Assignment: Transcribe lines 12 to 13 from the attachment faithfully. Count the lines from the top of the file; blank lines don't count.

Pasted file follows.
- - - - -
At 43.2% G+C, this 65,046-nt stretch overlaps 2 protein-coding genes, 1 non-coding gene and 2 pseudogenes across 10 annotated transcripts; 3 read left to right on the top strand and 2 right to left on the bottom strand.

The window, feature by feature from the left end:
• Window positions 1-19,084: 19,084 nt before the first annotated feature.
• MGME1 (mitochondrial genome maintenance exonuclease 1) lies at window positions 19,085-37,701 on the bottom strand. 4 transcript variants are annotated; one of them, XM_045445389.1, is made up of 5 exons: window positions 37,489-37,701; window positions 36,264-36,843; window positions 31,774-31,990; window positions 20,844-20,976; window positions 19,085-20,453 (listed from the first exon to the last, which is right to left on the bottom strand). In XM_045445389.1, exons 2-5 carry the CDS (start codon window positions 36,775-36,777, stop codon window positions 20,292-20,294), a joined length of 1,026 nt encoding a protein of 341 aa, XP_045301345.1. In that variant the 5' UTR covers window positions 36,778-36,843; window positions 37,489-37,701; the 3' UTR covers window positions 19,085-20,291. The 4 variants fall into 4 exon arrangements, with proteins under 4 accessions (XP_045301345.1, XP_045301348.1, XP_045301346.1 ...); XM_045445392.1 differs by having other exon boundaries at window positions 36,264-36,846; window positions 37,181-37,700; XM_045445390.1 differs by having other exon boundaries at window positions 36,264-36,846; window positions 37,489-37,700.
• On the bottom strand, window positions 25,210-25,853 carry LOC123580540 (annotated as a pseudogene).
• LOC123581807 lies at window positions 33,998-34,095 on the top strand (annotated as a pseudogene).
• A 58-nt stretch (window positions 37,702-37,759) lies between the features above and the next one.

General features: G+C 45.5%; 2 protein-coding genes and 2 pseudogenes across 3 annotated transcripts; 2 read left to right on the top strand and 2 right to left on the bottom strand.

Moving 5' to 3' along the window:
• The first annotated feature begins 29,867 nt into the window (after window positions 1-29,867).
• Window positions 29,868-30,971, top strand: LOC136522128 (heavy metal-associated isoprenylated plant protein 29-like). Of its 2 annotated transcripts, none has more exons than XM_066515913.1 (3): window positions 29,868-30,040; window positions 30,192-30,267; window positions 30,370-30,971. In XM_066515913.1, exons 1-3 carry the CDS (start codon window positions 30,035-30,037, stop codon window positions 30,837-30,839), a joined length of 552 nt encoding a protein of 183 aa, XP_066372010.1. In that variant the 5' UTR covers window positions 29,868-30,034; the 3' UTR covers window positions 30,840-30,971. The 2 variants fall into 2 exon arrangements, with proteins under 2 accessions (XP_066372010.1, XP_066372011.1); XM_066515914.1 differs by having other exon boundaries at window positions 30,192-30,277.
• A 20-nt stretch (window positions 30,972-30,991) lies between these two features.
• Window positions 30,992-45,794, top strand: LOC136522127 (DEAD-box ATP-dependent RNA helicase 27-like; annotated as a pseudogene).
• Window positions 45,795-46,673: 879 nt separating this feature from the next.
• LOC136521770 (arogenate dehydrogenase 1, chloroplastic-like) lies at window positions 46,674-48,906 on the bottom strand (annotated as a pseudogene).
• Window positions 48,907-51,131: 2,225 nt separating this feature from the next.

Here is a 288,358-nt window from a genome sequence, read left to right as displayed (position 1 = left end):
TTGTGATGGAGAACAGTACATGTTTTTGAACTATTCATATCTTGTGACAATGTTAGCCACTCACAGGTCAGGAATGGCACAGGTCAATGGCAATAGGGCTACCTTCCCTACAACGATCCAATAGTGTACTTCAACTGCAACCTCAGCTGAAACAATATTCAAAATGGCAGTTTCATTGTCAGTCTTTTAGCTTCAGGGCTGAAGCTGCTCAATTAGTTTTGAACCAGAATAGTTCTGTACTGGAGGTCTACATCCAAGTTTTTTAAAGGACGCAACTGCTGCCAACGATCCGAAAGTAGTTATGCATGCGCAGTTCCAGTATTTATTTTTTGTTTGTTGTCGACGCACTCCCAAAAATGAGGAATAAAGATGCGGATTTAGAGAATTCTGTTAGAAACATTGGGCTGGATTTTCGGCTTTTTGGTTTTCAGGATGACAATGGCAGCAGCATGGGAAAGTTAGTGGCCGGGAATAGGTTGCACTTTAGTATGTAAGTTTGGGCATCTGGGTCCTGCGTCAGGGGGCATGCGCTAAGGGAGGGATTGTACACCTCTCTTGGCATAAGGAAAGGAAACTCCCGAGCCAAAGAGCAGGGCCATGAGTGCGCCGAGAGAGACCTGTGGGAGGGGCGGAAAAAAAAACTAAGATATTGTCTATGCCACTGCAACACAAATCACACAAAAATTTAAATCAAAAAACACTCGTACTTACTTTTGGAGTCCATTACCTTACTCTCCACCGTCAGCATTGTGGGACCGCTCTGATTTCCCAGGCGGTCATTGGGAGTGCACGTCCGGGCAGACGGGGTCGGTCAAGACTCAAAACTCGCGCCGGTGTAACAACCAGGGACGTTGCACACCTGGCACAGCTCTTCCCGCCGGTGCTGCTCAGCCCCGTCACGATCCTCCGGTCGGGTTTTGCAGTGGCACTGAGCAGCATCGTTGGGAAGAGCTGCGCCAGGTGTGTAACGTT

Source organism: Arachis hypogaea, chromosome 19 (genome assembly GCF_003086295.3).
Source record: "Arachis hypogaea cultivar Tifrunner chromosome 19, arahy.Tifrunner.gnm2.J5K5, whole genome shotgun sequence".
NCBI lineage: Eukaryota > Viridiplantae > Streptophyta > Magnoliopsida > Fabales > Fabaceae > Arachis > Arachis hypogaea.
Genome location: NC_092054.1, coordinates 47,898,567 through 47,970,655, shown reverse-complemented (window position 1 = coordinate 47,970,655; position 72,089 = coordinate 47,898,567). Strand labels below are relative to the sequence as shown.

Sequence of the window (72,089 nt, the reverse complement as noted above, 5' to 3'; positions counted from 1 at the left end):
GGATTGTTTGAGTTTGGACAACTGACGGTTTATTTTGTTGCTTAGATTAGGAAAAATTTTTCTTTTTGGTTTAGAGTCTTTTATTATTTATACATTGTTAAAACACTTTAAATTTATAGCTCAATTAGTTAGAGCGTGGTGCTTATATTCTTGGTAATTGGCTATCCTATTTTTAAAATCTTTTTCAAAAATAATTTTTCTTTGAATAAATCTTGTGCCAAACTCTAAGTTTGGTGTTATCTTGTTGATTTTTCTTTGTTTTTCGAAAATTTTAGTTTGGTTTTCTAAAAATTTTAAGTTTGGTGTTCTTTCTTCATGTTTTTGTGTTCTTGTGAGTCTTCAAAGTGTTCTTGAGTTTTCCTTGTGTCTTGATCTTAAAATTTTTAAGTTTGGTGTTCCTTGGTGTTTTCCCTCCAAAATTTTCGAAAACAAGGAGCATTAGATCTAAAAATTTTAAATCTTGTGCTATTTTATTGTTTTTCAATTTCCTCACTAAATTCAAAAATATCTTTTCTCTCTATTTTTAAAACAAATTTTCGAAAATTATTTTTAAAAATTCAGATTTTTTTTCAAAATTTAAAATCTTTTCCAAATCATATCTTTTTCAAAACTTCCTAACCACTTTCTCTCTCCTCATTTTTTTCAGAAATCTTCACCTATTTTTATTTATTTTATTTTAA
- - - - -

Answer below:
• A 20-nt stretch (window positions 30,972-30,991) lies between these two features.
• Window positions 30,992-45,794, top strand: LOC136522127 (DEAD-box ATP-dependent RNA helicase 27-like; annotated as a pseudogene).